The Historic Amsterdam League (HAL) unveiled a historic marker last Saturday, September 20th at Shuttleworth Park, which commemorated the significance of the park to Amsterdam residents and marked its 100 year anniversary.
Jerry Snyder, the current HAL President said about the significance of the marker to his organization, “One of the things we originally wanted to do when we started HAL was to try to make the public more aware of the history of Amsterdam. Putting up the marker is one of the ways we are trying to raise awareness of the history. This is one of the programs we wanted to do, but the significance of this is it’s taken us awhile to get the program started and we are finally able to roll this program out and show some of the better things that are going on…Amsterdam gets a lot of negative press, but this is something positive we can do for the city, to show it in a more positive light. We hope to be able to do one of these a year…and to use these markers as a tool to get people to start thinking about the history and heritage of the area. That’s the direction we want to go.”
Snyder dedicated the marker by saying, “I would like to welcome you all to this dedication of the League’s first historic marker, a marker which recognizes the service of this wonderful park to our community for the last one hundred years. 2014 marks the 100 year anniversary of the grand opening of the park…since the first visitors climbed off the trolley cars at the station behind us on Memorial Day Weekend, 1914, the park has experienced several changes in form and name, but it has always been, during the past century, a place of recreation and entertainment and relaxation for the people of Amsterdam and the surrounding area and the visitors who have come to our city. It is therefore only fitting that we should recognize the contribution it has made to our community.”
He went on to describe a brief history of the park, from the purchase of the Nestle farm by the McCaffrey Brothers and the formation of Crescent Park Amusement Co., to its sale in 1934 to Mohawk Mills, to 2003 when the Mohawks made Shuttleworth Park their home.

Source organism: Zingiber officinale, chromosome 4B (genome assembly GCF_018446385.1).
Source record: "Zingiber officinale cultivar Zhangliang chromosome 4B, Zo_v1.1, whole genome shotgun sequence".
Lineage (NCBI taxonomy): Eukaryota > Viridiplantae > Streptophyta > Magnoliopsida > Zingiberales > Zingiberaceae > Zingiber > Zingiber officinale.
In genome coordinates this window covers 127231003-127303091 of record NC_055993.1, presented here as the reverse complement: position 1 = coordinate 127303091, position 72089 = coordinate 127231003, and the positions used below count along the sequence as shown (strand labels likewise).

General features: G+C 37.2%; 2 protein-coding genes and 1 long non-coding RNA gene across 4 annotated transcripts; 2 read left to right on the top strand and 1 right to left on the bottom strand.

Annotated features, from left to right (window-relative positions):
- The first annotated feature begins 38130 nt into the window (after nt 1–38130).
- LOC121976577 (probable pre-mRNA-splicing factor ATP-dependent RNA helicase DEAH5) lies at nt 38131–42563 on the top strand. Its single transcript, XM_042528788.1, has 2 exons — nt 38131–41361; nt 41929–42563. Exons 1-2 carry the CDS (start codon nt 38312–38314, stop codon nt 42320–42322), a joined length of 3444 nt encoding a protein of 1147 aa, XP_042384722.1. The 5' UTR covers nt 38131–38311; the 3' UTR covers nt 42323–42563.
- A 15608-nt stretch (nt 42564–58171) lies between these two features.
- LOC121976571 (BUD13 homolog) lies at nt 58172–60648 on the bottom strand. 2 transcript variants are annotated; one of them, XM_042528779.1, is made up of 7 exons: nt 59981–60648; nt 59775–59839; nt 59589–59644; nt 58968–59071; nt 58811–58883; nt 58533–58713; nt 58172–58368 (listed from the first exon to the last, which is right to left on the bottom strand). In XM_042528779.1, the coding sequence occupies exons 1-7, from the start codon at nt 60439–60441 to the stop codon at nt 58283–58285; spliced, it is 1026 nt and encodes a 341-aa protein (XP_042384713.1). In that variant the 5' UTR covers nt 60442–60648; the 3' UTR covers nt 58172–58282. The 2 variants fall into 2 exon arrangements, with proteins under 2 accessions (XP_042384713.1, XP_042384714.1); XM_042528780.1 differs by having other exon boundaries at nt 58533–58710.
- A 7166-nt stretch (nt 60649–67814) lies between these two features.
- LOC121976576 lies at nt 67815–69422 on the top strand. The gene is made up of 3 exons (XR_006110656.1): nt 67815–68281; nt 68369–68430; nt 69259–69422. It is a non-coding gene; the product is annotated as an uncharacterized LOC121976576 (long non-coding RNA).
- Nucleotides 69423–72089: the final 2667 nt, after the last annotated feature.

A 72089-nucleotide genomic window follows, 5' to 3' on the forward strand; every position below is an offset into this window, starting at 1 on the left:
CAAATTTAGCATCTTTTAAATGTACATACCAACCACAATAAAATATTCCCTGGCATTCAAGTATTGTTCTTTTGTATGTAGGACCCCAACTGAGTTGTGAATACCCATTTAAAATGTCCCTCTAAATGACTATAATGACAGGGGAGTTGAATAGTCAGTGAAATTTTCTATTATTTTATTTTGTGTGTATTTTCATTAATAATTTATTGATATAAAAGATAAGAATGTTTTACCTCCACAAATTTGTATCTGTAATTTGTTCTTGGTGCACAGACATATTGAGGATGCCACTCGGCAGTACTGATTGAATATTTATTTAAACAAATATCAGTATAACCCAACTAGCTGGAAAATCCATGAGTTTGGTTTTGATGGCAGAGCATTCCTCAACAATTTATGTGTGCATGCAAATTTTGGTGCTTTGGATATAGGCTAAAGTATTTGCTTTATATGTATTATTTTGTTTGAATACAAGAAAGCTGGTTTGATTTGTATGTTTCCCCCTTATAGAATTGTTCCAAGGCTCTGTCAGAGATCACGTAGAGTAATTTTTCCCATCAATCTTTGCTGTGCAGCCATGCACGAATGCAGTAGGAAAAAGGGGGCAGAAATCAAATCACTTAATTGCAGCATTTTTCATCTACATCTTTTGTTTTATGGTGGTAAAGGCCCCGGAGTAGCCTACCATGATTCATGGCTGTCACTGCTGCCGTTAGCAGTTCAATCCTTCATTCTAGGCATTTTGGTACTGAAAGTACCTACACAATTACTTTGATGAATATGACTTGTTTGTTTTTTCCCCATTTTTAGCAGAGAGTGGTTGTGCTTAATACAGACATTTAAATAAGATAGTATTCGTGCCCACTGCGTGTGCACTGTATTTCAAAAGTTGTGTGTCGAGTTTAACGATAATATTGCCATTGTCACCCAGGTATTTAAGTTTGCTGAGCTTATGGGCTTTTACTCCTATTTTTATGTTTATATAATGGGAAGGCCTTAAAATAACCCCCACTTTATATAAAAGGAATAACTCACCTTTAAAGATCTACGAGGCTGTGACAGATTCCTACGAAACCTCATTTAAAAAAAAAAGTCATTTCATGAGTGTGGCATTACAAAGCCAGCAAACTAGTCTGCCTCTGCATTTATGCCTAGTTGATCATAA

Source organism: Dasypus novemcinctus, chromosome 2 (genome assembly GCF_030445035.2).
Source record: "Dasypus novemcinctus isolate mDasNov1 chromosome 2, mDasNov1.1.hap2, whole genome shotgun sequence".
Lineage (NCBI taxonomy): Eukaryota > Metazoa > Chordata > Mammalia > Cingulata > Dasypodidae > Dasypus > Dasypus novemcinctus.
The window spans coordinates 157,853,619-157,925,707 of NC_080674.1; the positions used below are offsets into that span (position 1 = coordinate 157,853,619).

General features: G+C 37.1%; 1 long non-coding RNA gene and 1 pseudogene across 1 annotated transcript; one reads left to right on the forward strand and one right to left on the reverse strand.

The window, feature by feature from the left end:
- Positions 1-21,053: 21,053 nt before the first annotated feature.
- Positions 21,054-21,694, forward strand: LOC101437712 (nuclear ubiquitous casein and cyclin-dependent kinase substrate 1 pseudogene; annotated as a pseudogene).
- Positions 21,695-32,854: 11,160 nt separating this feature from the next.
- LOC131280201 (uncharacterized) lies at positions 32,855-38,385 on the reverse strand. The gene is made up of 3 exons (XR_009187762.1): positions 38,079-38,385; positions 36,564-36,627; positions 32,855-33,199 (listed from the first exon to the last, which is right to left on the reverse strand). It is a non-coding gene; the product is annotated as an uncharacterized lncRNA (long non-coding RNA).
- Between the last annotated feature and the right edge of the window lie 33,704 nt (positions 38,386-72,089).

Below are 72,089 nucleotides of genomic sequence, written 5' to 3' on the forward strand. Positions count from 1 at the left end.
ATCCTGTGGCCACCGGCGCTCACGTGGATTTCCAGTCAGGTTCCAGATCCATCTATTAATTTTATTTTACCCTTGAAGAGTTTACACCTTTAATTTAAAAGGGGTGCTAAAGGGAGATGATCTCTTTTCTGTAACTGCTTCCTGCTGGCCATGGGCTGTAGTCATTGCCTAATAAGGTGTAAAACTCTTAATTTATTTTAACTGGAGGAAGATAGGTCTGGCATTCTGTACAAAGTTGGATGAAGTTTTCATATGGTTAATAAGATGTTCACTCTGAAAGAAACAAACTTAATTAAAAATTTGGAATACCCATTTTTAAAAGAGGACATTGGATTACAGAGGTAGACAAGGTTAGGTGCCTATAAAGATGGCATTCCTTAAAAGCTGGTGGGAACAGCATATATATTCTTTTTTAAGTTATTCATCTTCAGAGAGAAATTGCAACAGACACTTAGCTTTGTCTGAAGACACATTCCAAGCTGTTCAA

Snyder added, “We formed HAL in 2010 as a non-profit and non-partisan organization, and we couldn’t have gotten where we are now without the efforts of all of our volunteers. I would like to thank the Marker Committee: Dave Brownell, Betty Clough, Dorothy Domkowski, and Jackie Murphy. And also, I would be remiss if I didn’t mention that we received a generous contribution from the Amsterdam Beautification Committee, which was instrumental in the purchase of this marker.”
Before the unveiling, Bob Hartig, HAL member and contributor to the Marker Committee, spoke briefly about the significance of the marker and of the park’s history in his life.
“The park has been a special place for 100 years to the people of Amsterdam, and it’s a little bit more special to me because I literally grew up here. My father was the caretaker just after the city acquired the park, since 1966, and I lived in the house right down there until 1980. Those fifteen years I grew up here. I lived in Rockton all my life, and I don’t remember much activity in the park before the city took it over. They put the skating rink in shortly after we moved in. That was my father’s pride and joy. He loved kids, he loved hockey…It was a unique place, growing up here.”
To find out more about the marker and the history of Shuttleworth Park, or to purchase a copy of the Rockton Tour guide, please visit the HAL website at historicamsterdam.org. Rockton Tour guides are also on sale at The Old Peddler’s Wagon, and The Bookhound Bookstore.